The two crews were awakened in Baikonur’s Cosmonaut Hotel about 8.5 hours prior to today’s 1:21 p.m. local time (2:21 a.m. EST) launch. They showered and were disinfected, then submitted to microbial samples in support of the ISS research investigations that they will perform on-orbit. After ceremonially autographing the doors of their hotel rooms and receiving a blessing from a Russian Orthodox priest, they proceeded via bus to Site 254 to don their Sokol (“Falcon”) launch and entry suits. Here, Shkaplerov, Tingle and Kanai were screened behind glass, offering them a final opportunity to bid farewell to their families and friends, including photographs with their children.
The prime crew then headed out to Site 1/5, arriving at the launch pad about 25 minutes later at 10:50 a.m. local time Sunday (11:50 p.m. EST Saturday). NASA Public Affairs Officer (PAO) Rob Navias described the conditions as “bitterly cold”, with temperatures hovering in the mid-teens Fahrenheit (about -9 degrees Celsius). Shkaplerov was inserted into the center commander’s seat of Soyuz MS-07’s descent module, with Tingle taking up his own position in the Flight Engineer-1 couch on the left-hand side of the vehicle. The final seat, in the right-side Flight Engineer-2 couch, was taken by Kanai.
Already loaded aboard the Soyuz-FG was a highly refined form of rocket-grade kerosene, known as “RP-1”, with liquid oxygen being continuously topped-off until close to T-0, to ensure that boiled-off cryogens were kept replenished and maintained at “Flight Ready” levels. At 1:06 p.m. local time (2:06 a.m. EST), with about 15 minutes to go, the Launch Abort System (LAS) was armed and transferred to Automatic Mode and the crewmen were instructed to close the visors of their space suits. At T-5 minutes, Shkaplerov’s controls were activated and internal avionics aboard Soyuz MS-07 were spooled-up to monitor booster systems throughout ascent. From within the control bunker, the “launch key”—an actual, physical key—was inserted to enable the booster’s ordnance. Propellant tanks were pressurized and it was transferred from ground support utilities onto internal power, with the twin umbilical towers retracting away from the vehicle.
Ten seconds before T-0, the turbopumps of the RD-108 first-stage engine and the RD-107 engines of the Soyuz-FG’s four tapering, strap-on boosters attained full speed. Five seconds later, the engines themselves ignited and ramped up to full power, before Site 1/5’s fueling tower retracted and Soyuz MS-07 roared into the early-afternoon Baikonur sky. “The fires lit, the engines start to roar…and liftoff,” exulted NASA commentator Dan Huot. With the four tapering boosters and the central core powering the initial launch phase, a total of five engines punched out a combined total of 930,000 pounds (422,000 kg) of thrust to lift the 672,000-pound (305,000 kg) rocket away from Earth and onto its 49-hour, 34-orbit journey to reach the space station. At the time of launch, the ISS was orbiting about 260 miles (420 km) above north-central Kazakhstan.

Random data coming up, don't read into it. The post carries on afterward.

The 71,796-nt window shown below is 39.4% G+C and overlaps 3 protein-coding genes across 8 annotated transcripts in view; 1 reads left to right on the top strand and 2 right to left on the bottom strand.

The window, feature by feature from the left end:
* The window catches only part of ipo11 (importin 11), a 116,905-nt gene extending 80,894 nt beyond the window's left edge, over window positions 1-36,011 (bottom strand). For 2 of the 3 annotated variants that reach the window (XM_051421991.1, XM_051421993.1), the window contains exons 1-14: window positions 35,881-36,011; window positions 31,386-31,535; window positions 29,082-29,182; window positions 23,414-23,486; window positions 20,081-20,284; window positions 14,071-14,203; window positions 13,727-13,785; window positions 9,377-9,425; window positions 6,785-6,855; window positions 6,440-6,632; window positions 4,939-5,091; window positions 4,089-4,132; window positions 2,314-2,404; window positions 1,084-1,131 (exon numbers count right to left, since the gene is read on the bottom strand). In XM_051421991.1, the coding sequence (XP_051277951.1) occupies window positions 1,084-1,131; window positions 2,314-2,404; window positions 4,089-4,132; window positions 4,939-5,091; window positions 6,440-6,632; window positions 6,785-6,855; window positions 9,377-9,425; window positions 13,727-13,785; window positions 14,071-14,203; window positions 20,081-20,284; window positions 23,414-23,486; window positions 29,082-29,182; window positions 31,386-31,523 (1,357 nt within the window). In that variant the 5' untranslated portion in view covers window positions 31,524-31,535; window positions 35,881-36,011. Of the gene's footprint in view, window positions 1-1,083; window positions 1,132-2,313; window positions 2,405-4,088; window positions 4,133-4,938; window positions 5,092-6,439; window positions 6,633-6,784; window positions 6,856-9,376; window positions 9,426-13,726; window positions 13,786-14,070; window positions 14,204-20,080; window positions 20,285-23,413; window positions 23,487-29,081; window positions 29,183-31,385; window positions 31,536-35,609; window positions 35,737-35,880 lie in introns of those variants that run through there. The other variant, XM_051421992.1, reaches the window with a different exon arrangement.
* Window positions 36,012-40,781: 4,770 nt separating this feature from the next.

Less than two minutes after liftoff, the strap-on boosters—each of which measures 64 feet (19.6 meters) in length—were exhausted and jettisoned from the stack. By this point, Shkaplerov, Tingle and Kanai were already traveling in excess of 1,100 mph (1,770 km/h). With the boosters gone, the core continued to burn hot and hard, until the RD-108 burned out at four minutes and 43 seconds after liftoff. At the instant of RD-108 shutdown, the Soyuz-FG and its human cargo had reached an altitude of 105.6 miles (170 km).
Next came the turn of the third stage, which executed a so-called “Hot Stage” burn, igniting its single RD-0110 engine whilst still attached to the core. A few seconds later, the 89-foot-tall (27.1-meter) core stage was jettisoned. Interior views from the spacecraft showed Shkaplerov offering a thumbs-up to the camera, whilst Tingle gave a crisp Navy salute. The third stage pushed Soyuz MS-07 to a velocity in excess of 13,420 mph (21,600 km/h) and burned for four minutes, until it shut down at eight minutes and 45 seconds into the flight. By the time of RD-0110 cutoff and the separation of the 22-foot-long (6.7-meter) third stage, Soyuz MS-07 had attained a preliminary orbit with an apogee of 143 miles (230 km) and a perigee of 118 miles (190 km), inclined 51.66 degrees to the equator.
It has become traditional for Soyuz crews to include fluffy toys, usually provided by the children, to “hang” inside the spacecraft, which would serve as their first indicator of the onset of microgravity. Nine minutes after leaving Baikonur, at 2:29:28 a.m. EST, the Soyuz MS-07 crew’s gravity indicator—a toy poodle, provided by Shkaplerov’s daughter—quit “hanging” and started “floating”, offering proof-positive that the three men were officially on-orbit.
Shortly after orbital insertion, the crew deployed Soyuz MS-07’s electricity-generating solar arrays and communications and navigation antennas, before settling into a condensed phase of rendezvous maneuvers, ahead of docking at the ISS on Tuesday. Upon docking, Shkaplerov, Tingle and Kanai will be greeted by the incumbent Expedition 54 crew of U.S. astronauts Mark Vande Hei and Joe Acaba, commanded by Russian cosmonaut Aleksandr Misurkin. They will operate as a crew of six until Misurkin’s crew returns to Earth on 26/27 February, after which Shkaplerov will assume command of Expedition 55 until Soyuz MS-07 returns to Earth on 3 June. Early Sunday, Russia’s Interfax news agency revealed revised launch and landing dates for 2018, with Soyuz MS-08 scheduled to fly on 15 March, Soyuz MS-09 on 6 June, Soyuz MS-10 on 14 September and Soyuz MS-11 on 15 November. Next year also promises to be the last year in which as many as four piloted Soyuz are scheduled to launch. From 2019 onwards, Russia intends to launch only two Soyuz annually, with other crew members delivered to the station via NASA’s Commercial Crew vehicles. Additionally, Russia plans to launch three unpiloted Progress cargo ships in 2018, decreasing to two in 2019.